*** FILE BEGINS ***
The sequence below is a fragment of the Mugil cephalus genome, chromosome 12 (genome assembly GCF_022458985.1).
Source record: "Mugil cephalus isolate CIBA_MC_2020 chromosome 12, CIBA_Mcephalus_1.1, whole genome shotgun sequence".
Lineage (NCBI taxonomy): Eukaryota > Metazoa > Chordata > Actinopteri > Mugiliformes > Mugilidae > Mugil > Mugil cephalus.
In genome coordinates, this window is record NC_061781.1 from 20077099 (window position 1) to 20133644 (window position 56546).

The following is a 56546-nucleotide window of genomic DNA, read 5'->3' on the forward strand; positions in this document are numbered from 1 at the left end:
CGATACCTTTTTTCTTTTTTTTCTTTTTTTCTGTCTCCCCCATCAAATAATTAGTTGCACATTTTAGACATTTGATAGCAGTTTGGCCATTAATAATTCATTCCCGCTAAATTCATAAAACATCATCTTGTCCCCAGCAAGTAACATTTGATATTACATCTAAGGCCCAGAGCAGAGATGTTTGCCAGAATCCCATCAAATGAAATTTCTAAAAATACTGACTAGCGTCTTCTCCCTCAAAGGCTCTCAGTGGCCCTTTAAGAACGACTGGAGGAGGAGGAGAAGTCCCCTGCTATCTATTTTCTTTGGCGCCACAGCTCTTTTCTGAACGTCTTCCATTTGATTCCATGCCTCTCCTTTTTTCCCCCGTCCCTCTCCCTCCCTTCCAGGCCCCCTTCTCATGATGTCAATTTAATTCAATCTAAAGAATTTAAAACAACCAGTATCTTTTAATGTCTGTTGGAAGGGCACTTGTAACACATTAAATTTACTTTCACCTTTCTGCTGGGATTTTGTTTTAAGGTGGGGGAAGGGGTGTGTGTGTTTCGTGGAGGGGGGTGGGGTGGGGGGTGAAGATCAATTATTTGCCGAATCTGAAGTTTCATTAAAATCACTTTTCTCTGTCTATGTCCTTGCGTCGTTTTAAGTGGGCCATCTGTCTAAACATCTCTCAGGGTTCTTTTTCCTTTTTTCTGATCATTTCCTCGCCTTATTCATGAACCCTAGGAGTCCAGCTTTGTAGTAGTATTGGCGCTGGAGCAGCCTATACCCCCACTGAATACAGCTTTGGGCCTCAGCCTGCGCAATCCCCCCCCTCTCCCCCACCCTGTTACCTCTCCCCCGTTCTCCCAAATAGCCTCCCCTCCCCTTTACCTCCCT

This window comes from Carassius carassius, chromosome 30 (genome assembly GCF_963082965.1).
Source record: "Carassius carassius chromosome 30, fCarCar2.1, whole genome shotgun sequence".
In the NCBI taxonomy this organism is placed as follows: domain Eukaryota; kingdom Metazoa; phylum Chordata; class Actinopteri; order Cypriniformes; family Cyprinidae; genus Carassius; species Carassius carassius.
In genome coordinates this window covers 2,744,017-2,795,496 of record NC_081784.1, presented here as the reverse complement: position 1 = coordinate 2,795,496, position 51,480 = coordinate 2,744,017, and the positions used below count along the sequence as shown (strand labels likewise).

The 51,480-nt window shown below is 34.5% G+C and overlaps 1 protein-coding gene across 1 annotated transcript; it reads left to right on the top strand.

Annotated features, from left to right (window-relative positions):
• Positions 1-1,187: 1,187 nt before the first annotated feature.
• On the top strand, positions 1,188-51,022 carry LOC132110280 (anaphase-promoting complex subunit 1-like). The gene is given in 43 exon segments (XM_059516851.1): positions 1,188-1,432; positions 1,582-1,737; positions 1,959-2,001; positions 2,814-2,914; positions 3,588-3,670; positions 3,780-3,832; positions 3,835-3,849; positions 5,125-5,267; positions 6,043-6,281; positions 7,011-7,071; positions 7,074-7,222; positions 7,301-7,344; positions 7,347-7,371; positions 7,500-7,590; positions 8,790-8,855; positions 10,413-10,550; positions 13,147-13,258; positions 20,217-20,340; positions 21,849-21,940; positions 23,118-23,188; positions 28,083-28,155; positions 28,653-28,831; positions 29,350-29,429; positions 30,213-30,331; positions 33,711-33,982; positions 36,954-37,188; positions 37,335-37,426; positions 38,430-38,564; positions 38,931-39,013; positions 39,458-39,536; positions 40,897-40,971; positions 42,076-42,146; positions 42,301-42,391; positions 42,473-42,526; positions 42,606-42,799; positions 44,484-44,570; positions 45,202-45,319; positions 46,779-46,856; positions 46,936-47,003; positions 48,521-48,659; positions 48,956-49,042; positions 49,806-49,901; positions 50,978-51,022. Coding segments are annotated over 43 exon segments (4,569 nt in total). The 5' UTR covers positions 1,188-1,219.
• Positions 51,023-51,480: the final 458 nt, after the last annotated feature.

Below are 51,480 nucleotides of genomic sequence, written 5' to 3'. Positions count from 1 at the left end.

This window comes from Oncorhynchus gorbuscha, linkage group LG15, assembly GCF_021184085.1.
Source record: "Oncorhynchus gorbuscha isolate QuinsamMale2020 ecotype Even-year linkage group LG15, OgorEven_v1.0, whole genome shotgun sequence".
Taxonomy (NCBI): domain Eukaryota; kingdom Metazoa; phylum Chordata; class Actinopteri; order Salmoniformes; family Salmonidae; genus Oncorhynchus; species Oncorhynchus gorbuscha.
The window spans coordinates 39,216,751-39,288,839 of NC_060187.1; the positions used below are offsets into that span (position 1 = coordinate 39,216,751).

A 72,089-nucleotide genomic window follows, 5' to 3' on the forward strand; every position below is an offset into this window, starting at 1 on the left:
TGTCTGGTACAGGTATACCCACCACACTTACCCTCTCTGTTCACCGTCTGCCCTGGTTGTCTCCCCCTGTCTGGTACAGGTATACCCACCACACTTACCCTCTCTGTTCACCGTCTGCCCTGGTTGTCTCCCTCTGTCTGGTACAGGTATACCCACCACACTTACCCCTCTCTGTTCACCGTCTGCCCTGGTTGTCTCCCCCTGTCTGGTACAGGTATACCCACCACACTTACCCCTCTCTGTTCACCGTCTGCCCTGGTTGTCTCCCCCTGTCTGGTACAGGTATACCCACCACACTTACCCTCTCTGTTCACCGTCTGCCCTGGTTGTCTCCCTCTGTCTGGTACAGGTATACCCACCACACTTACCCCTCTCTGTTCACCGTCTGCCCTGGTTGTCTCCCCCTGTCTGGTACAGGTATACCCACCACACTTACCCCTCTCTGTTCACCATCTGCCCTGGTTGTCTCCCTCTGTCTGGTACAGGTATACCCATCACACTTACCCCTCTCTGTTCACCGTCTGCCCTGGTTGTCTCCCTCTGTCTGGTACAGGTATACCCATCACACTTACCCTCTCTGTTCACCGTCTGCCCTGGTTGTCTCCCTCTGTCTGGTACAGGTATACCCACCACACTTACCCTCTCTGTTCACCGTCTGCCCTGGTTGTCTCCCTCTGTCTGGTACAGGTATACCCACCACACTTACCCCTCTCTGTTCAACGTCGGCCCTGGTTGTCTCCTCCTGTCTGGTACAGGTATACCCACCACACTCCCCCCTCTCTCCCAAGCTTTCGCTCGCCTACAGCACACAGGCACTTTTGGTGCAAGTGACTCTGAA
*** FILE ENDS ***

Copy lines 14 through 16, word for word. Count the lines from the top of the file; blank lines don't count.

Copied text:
• On the top strand, positions 1,188-51,022 carry LOC132110280 (anaphase-promoting complex subunit 1-like). The gene is given in 43 exon segments (XM_059516851.1): positions 1,188-1,432; positions 1,582-1,737; positions 1,959-2,001; positions 2,814-2,914; positions 3,588-3,670; positions 3,780-3,832; positions 3,835-3,849; positions 5,125-5,267; positions 6,043-6,281; positions 7,011-7,071; positions 7,074-7,222; positions 7,301-7,344; positions 7,347-7,371; positions 7,500-7,590; positions 8,790-8,855; positions 10,413-10,550; positions 13,147-13,258; positions 20,217-20,340; positions 21,849-21,940; positions 23,118-23,188; positions 28,083-28,155; positions 28,653-28,831; positions 29,350-29,429; positions 30,213-30,331; positions 33,711-33,982; positions 36,954-37,188; positions 37,335-37,426; positions 38,430-38,564; positions 38,931-39,013; positions 39,458-39,536; positions 40,897-40,971; positions 42,076-42,146; positions 42,301-42,391; positions 42,473-42,526; positions 42,606-42,799; positions 44,484-44,570; positions 45,202-45,319; positions 46,779-46,856; positions 46,936-47,003; positions 48,521-48,659; positions 48,956-49,042; positions 49,806-49,901; positions 50,978-51,022. Coding segments are annotated over 43 exon segments (4,569 nt in total). The 5' UTR covers positions 1,188-1,219.
• Positions 51,023-51,480: the final 458 nt, after the last annotated feature.

Below are 51,480 nucleotides of genomic sequence, written 5' to 3'. Positions count from 1 at the left end.